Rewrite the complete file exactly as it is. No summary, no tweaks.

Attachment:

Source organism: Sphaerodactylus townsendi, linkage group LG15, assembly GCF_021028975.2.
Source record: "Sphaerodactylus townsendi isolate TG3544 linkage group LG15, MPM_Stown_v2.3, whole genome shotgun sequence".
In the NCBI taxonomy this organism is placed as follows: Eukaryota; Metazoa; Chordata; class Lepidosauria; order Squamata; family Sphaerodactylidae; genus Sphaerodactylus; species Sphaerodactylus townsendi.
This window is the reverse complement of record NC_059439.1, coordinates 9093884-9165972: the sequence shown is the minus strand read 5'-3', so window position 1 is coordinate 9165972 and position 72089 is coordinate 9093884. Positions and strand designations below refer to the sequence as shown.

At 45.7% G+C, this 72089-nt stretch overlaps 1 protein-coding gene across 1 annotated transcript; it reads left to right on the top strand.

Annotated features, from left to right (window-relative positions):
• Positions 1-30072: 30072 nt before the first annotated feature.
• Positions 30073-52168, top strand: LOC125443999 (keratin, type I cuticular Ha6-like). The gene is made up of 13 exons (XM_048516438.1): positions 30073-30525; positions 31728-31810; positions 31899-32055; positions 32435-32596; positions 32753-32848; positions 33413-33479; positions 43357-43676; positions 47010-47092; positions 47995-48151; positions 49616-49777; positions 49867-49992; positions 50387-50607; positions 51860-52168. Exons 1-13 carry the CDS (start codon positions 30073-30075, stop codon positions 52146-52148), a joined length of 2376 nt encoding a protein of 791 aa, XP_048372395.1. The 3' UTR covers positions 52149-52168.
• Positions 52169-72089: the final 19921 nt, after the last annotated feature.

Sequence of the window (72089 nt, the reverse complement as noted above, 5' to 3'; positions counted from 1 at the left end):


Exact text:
Source organism: Sphaerodactylus townsendi, linkage group LG15, assembly GCF_021028975.2.
Source record: "Sphaerodactylus townsendi isolate TG3544 linkage group LG15, MPM_Stown_v2.3, whole genome shotgun sequence".
In the NCBI taxonomy this organism is placed as follows: Eukaryota; Metazoa; Chordata; class Lepidosauria; order Squamata; family Sphaerodactylidae; genus Sphaerodactylus; species Sphaerodactylus townsendi.
This window is the reverse complement of record NC_059439.1, coordinates 9093884-9165972: the sequence shown is the minus strand read 5'-3', so window position 1 is coordinate 9165972 and position 72089 is coordinate 9093884. Positions and strand designations below refer to the sequence as shown.

At 45.7% G+C, this 72089-nt stretch overlaps 1 protein-coding gene across 1 annotated transcript; it reads left to right on the top strand.

Annotated features, from left to right (window-relative positions):
• Positions 1-30072: 30072 nt before the first annotated feature.
• Positions 30073-52168, top strand: LOC125443999 (keratin, type I cuticular Ha6-like). The gene is made up of 13 exons (XM_048516438.1): positions 30073-30525; positions 31728-31810; positions 31899-32055; positions 32435-32596; positions 32753-32848; positions 33413-33479; positions 43357-43676; positions 47010-47092; positions 47995-48151; positions 49616-49777; positions 49867-49992; positions 50387-50607; positions 51860-52168. Exons 1-13 carry the CDS (start codon positions 30073-30075, stop codon positions 52146-52148), a joined length of 2376 nt encoding a protein of 791 aa, XP_048372395.1. The 3' UTR covers positions 52149-52168.
• Positions 52169-72089: the final 19921 nt, after the last annotated feature.

Sequence of the window (72089 nt, the reverse complement as noted above, 5' to 3'; positions counted from 1 at the left end):